Are Australian policies on asylum seekers and Aborigines racist?
The Sydney Morning Herald has just published an article focusing on comments made by UN Human Rights Commissioner, Navi Pillay, regarding what she considers to be elements of racial discrimination in certain Australian policies, namely the treatment of asylum seekers and the NT intervention. Pillay states:
“I come from South Africa and lived under this, and am every way attuned to seeing racial discrimination,” Ms Pillay, a former anti-apartheid campaigner and international criminal court judge, said at the end of a six-day visit.
“There is a racial discriminatory element here which I see as rather inhumane treatment of people, judged by their differences: racial, colour or religions,” she said.
The Herald has framed this story as an attack on Australia itself as racist with the headline: “UN rights chief slams ‘racist’ Australia”. This slippage between particular policies and the country as a whole means that debate is probably going to dwell on the question of whether Australia is a racist society or not. This is, I think, not all that helpful if we want to have a more nuanced understanding of the particular political and economic factors that have produced the NT intervention and successive governments’ asylum seeker policies.
But the more I think about this the more I wonder if this kind of slippage is going to be inevitable given the nature of the criticism. After all, what precisely connects these two policy areas with each other? Why are they both evidence of the same thing? Are we not forced to conclude that what links them is some racist essence in Australian society itself? Or are there other more specific and tangible ways that these policies can be connected without resorting to abstract notions like “Australian racism”? Do they both, for example, reflect a particular mode or logic of governance? Do both these policies represent instances of governments using marginal populations to score political points? But then doesn’t this align them with rhetoric about being tough on crime, on “welfare cheats” and so on? Don’t they then participate into much wider economies of resentment than just racism? Why then privilege race as the base issue?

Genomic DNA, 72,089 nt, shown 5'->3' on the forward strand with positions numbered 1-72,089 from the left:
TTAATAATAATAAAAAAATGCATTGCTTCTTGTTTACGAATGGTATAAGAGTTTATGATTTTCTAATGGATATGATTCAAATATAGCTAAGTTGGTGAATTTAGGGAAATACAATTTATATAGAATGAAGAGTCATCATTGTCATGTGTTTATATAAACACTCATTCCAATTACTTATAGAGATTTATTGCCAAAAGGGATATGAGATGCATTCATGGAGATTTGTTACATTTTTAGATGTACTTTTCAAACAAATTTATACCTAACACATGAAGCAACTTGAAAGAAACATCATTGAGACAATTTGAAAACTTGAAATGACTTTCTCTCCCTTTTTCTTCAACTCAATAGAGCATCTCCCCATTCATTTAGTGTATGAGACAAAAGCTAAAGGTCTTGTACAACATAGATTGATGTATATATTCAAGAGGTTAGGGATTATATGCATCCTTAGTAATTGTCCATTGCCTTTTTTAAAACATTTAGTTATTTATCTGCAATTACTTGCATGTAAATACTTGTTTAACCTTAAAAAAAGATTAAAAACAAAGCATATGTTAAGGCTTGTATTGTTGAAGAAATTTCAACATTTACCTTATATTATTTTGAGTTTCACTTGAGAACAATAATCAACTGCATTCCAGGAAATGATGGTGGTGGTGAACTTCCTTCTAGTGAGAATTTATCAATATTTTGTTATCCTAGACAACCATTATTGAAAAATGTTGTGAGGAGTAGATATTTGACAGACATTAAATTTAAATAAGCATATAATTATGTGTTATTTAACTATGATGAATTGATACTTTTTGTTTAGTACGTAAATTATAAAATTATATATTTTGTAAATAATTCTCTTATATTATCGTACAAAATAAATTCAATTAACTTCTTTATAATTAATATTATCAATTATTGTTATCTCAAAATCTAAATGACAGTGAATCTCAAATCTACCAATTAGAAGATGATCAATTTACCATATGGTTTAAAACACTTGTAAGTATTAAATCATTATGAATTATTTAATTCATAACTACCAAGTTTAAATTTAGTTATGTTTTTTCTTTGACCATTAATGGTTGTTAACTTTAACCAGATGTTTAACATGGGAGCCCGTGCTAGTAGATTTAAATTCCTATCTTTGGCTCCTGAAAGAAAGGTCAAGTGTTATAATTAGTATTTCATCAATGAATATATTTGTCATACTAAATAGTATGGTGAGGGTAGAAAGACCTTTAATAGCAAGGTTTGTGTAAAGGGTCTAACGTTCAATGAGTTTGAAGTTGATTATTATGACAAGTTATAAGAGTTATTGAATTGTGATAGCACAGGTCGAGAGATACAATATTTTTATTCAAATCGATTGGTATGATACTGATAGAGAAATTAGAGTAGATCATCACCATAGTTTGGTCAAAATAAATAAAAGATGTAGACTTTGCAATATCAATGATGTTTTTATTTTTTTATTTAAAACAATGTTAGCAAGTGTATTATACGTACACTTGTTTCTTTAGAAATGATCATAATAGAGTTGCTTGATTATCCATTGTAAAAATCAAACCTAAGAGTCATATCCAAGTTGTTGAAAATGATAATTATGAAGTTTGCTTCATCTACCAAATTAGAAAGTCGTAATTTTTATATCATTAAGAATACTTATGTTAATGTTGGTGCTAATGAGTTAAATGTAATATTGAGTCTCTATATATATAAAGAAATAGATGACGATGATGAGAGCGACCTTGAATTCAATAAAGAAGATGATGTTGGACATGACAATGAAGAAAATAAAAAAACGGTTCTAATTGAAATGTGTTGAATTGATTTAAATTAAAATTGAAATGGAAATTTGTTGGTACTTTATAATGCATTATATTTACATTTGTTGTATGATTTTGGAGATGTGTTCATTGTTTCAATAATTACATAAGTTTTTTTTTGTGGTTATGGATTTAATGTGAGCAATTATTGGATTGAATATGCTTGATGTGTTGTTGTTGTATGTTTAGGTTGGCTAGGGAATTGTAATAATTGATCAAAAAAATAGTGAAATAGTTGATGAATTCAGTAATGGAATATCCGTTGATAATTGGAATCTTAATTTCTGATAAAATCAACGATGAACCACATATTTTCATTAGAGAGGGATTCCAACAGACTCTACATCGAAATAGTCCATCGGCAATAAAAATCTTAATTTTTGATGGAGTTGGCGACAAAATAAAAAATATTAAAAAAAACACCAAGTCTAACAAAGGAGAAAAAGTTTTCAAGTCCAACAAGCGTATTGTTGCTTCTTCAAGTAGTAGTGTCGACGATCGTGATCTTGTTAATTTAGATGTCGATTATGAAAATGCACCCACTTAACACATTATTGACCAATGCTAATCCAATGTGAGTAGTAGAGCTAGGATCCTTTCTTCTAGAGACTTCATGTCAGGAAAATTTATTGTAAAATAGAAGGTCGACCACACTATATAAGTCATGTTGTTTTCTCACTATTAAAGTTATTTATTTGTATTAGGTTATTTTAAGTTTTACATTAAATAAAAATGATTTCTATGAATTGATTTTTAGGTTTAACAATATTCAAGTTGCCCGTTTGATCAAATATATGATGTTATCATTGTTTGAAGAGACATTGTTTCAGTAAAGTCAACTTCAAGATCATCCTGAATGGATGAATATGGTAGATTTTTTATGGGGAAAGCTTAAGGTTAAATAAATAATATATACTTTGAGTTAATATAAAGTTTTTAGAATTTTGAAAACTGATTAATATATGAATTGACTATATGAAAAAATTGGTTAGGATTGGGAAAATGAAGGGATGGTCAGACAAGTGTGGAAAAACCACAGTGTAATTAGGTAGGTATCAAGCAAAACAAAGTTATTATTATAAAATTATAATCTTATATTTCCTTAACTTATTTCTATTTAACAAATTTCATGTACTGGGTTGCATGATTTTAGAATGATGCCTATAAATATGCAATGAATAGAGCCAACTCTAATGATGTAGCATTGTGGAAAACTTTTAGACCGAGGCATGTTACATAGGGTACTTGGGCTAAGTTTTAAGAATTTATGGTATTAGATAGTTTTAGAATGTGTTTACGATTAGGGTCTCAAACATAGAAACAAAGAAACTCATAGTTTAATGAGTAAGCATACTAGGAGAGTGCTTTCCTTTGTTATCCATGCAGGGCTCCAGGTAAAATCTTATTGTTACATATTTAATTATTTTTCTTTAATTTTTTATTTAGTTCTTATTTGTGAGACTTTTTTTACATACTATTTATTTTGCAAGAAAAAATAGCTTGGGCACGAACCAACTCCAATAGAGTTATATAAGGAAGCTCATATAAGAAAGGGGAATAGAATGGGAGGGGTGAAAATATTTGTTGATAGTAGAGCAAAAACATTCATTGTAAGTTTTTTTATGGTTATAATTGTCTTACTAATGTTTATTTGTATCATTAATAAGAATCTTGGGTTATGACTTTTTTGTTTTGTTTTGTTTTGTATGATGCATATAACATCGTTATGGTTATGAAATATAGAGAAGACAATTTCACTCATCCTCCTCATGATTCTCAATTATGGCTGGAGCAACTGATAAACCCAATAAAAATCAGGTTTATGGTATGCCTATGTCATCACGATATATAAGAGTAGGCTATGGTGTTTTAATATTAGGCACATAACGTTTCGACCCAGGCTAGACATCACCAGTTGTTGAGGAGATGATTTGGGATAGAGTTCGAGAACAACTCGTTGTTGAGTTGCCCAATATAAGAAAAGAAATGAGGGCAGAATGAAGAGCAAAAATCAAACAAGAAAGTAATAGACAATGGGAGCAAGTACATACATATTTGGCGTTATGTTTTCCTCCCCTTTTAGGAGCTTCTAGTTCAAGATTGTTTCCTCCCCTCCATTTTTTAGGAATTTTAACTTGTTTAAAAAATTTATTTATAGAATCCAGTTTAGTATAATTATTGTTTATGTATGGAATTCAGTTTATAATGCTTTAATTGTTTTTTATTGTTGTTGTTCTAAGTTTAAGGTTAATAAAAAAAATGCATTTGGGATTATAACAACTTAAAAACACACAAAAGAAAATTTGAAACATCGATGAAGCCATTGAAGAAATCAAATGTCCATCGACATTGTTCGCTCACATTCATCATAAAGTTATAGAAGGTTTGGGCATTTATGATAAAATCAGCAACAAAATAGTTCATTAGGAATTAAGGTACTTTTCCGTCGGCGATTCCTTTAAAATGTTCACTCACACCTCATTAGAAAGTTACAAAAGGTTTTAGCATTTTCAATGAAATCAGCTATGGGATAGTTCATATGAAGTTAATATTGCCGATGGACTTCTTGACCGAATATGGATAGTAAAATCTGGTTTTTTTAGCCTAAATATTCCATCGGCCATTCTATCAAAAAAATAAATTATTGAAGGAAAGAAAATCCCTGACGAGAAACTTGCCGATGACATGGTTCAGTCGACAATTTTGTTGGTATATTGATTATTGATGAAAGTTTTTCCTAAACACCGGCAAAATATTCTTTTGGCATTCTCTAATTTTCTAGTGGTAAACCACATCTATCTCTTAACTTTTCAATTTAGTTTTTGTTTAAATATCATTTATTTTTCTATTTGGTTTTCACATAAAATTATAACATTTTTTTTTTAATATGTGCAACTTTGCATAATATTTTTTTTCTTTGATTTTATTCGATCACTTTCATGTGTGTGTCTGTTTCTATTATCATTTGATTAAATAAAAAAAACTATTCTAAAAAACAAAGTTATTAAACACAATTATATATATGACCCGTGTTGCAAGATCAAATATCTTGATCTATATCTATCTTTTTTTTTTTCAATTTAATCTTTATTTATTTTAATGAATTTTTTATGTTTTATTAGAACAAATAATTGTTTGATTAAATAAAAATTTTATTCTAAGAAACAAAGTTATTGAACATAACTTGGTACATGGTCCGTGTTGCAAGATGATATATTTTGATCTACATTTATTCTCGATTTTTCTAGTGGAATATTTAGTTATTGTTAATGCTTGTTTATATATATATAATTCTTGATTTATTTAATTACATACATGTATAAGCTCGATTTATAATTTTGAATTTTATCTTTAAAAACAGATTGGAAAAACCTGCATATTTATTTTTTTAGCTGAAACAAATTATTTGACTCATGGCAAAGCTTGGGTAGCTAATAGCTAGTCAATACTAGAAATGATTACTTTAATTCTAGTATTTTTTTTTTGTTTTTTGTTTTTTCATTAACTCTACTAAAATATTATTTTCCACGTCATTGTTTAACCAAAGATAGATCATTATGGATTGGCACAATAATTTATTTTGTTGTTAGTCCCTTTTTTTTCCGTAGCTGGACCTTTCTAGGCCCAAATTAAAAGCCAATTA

In fact, I wonder how useful it is to frame criticisms of these policies in terms of racism at all. Unlike Apartheid-era South Africa, racial discrimination is not explicitly encoded into the law — quite the reverse. So what factual basis is there to say that inhuman treatment of people is on the basis of differences in race, colour or religion? Sure, discrimination occurs and many Australians hold racist views — I’m certainly not trying to deny that — but what’s the evidence to say that the policies themselves are founded in racism? Wouldn’t it be more productive simply to focus on the inhumane results of the implementation of the policies,which at least can be objectively demonstrated?
These questions may be naive. Maybe people who know more about these two policy areas could offer better interpretations. But my main question here is this: is it justified to use racism to connect the treatment of asylum seekers and Aborigines with each other?